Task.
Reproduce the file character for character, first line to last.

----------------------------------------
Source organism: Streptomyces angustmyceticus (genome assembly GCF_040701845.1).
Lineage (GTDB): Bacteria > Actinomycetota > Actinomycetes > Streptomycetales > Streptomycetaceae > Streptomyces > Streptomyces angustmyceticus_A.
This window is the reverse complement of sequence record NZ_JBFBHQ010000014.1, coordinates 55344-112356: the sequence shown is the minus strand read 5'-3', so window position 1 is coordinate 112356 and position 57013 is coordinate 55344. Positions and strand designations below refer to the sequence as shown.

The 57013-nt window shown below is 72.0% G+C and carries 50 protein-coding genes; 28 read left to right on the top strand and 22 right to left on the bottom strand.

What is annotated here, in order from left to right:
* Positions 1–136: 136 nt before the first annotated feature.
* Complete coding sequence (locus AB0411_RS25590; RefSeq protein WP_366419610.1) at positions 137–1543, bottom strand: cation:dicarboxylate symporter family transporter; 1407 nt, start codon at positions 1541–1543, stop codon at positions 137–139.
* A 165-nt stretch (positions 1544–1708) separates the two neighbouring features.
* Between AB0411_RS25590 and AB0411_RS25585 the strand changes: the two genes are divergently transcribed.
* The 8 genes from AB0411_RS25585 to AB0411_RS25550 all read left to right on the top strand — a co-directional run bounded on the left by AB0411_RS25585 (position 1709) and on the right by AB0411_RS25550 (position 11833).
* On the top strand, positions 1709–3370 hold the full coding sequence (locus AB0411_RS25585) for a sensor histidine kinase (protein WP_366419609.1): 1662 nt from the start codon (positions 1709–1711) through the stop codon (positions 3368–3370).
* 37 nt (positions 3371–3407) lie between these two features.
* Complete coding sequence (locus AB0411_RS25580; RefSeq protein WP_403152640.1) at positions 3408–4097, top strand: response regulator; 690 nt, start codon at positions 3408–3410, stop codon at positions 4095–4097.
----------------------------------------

Source organism: Streptomyces angustmyceticus (genome assembly GCF_040701845.1).
Lineage (GTDB): Bacteria > Actinomycetota > Actinomycetes > Streptomycetales > Streptomycetaceae > Streptomyces > Streptomyces angustmyceticus_A.
This window is the reverse complement of sequence record NZ_JBFBHQ010000014.1, coordinates 55344-112356: the sequence shown is the minus strand read 5'-3', so window position 1 is coordinate 112356 and position 57013 is coordinate 55344. Positions and strand designations below refer to the sequence as shown.

The 57013-nt window shown below is 72.0% G+C and carries 50 protein-coding genes; 28 read left to right on the top strand and 22 right to left on the bottom strand.

What is annotated here, in order from left to right:
* Positions 1–136: 136 nt before the first annotated feature.
* Complete coding sequence (locus AB0411_RS25590; RefSeq protein WP_366419610.1) at positions 137–1543, bottom strand: cation:dicarboxylate symporter family transporter; 1407 nt, start codon at positions 1541–1543, stop codon at positions 137–139.
* A 165-nt stretch (positions 1544–1708) separates the two neighbouring features.
* Between AB0411_RS25590 and AB0411_RS25585 the strand changes: the two genes are divergently transcribed.
* The 8 genes from AB0411_RS25585 to AB0411_RS25550 all read left to right on the top strand — a co-directional run bounded on the left by AB0411_RS25585 (position 1709) and on the right by AB0411_RS25550 (position 11833).
* On the top strand, positions 1709–3370 hold the full coding sequence (locus AB0411_RS25585) for a sensor histidine kinase (protein WP_366419609.1): 1662 nt from the start codon (positions 1709–1711) through the stop codon (positions 3368–3370).
* 37 nt (positions 3371–3407) lie between these two features.
* Complete coding sequence (locus AB0411_RS25580; RefSeq protein WP_403152640.1) at positions 3408–4097, top strand: response regulator; 690 nt, start codon at positions 3408–3410, stop codon at positions 4095–4097.